The news this week from pharma giant Pfizer that it has an effective COVID-19 vaccine has many sports and music fans hopeful their live events will be making a comeback soon.
But those events may come back with a new requirement: Proof that you have been vaccinated, or tested negative, for COVID-19.
Ticketmaster, the company that dominates North American ticket sales, is working on a new technology that would allow it to verify a ticket-holder’s COVID-19 status through their smartphone, Billboard reported Wednesday.
If someone’s status is not confirmed, they would be denied entry to the event.
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The plan is still under development, but it would require combining Ticketmaster’s app with data from “digital health passport” services like CommonPass or IBM Digital Health Pass, and data from testing and vaccine providers.
Ticket holders would request their vaccine or test provider to send their information to one of these digital pass apps, which would then send the all-clear to Ticketmaster’s app.
The Hollywood-based company won’t collect any medical information on ticket-holders, Billboard reported.
The idea is to keep events that attract thousands of people moving smoothly by having everyone tested or vaccinated in advance, rather than having on-site testing or vaccination.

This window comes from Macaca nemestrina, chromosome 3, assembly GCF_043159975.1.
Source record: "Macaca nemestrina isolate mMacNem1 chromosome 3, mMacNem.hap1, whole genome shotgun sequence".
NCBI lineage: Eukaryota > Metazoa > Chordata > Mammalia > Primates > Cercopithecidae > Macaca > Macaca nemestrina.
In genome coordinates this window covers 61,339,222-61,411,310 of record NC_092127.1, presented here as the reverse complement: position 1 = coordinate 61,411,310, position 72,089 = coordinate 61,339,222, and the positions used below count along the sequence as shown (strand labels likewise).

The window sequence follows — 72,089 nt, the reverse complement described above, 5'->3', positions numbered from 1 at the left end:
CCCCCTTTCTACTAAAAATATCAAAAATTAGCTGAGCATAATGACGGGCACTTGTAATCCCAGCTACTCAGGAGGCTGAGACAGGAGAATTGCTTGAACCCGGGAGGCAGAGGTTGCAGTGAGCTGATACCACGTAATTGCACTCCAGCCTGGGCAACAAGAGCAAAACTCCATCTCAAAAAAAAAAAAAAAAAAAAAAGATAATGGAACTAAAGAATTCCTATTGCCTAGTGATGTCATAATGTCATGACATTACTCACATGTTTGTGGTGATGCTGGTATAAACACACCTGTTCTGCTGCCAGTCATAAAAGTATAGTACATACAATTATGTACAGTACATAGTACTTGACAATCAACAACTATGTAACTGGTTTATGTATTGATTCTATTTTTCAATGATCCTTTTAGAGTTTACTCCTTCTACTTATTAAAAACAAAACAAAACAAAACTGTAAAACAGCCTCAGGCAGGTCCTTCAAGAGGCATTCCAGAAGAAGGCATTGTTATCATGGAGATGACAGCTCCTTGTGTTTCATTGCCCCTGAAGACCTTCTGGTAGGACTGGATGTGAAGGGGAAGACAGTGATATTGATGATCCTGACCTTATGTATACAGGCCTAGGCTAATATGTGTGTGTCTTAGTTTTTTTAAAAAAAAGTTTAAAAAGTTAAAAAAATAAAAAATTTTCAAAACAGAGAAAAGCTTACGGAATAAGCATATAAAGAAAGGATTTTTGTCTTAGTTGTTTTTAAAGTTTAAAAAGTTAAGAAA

“We imagine there will be many third-party health care providers handling vetting,” Ticketmaster President Mark Yovich said in a statement sent to media. “Whether that is getting a vaccine, taking a test, or other methods of review and approval – which could then be linked via a digital ticket so everyone entering the event is verified.”
Ticketmaster is also rolling out Smart Event, a set of tools to help venues and organizers restart post-pandemic, including an app that automatically custom-designs socially-distanced seating arrangements, and times the speed at which ticket-holders enter a facility, making it easier to manage the flow of people.
The company recently boasted of its ability to restart some NFL games with socially-distanced seating and all-electronic ticketing.
Yovich says some of these innovations will be permanent.
“While initially intended to help fans and organizers get back to life, some of these innovations will long outlast COVID-19, streamlining processes and providing endless opportunity to modernize the event experience,” he said in a statement last month.
“We have every confidence that the industry will prevail, and that our cutting-edge technology, local expertise, global reach and fan insights will lead the way.”